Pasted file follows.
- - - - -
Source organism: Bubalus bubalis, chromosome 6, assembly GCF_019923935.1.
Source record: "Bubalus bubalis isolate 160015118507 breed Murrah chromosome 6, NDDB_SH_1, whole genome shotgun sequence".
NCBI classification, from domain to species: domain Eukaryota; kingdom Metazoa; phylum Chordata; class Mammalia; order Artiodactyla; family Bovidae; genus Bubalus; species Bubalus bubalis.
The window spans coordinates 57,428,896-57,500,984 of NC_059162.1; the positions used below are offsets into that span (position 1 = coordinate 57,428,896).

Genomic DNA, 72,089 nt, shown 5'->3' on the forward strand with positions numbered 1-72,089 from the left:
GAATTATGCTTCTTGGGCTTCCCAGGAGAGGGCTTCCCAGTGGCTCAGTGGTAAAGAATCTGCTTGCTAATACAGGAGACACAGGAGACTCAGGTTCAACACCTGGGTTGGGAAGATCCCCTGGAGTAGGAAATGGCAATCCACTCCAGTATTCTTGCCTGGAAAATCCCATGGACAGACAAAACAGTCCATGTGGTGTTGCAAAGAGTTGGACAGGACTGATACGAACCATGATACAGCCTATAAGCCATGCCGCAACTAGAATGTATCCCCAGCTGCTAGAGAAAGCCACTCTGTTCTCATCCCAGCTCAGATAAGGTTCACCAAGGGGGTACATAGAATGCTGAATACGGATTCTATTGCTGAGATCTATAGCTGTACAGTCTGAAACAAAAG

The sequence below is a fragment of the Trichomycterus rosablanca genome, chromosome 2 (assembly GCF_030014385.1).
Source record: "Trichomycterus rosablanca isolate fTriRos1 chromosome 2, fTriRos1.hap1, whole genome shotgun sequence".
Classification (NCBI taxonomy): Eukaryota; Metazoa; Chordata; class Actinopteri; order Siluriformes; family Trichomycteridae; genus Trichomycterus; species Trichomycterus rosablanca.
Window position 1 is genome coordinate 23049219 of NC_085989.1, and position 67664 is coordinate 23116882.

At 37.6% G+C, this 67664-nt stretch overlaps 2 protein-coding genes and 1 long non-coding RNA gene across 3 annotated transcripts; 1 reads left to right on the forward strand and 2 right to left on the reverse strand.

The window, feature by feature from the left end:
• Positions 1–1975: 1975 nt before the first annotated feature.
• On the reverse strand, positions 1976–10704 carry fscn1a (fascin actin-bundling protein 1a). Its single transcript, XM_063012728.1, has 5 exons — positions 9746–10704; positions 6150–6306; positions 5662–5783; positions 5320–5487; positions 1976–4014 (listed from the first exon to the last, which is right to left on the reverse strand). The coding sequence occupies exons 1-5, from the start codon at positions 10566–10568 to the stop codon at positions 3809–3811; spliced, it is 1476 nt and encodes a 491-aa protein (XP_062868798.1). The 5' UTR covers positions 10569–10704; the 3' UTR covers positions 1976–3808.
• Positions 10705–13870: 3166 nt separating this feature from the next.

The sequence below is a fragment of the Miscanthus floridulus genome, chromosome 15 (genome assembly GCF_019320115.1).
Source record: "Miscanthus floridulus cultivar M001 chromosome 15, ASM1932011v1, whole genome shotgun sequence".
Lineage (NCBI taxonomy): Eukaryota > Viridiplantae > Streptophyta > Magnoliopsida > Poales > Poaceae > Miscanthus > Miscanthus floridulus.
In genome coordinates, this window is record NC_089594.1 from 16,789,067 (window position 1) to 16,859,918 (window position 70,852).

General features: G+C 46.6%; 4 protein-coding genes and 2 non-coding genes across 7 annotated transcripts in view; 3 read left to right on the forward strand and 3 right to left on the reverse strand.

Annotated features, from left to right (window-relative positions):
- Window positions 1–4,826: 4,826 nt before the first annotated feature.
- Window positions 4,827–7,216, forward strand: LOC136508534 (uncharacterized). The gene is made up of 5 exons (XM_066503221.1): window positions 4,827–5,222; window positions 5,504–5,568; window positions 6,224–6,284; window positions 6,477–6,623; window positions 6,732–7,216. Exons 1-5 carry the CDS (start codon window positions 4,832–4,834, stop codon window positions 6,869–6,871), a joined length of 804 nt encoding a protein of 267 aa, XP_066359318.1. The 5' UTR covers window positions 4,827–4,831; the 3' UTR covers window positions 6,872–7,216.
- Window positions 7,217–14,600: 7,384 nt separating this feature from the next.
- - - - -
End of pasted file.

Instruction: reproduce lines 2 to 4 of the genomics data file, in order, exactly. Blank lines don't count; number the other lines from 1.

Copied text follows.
Source record: "Bubalus bubalis isolate 160015118507 breed Murrah chromosome 6, NDDB_SH_1, whole genome shotgun sequence".
NCBI classification, from domain to species: domain Eukaryota; kingdom Metazoa; phylum Chordata; class Mammalia; order Artiodactyla; family Bovidae; genus Bubalus; species Bubalus bubalis.
The window spans coordinates 57,428,896-57,500,984 of NC_059162.1; the positions used below are offsets into that span (position 1 = coordinate 57,428,896).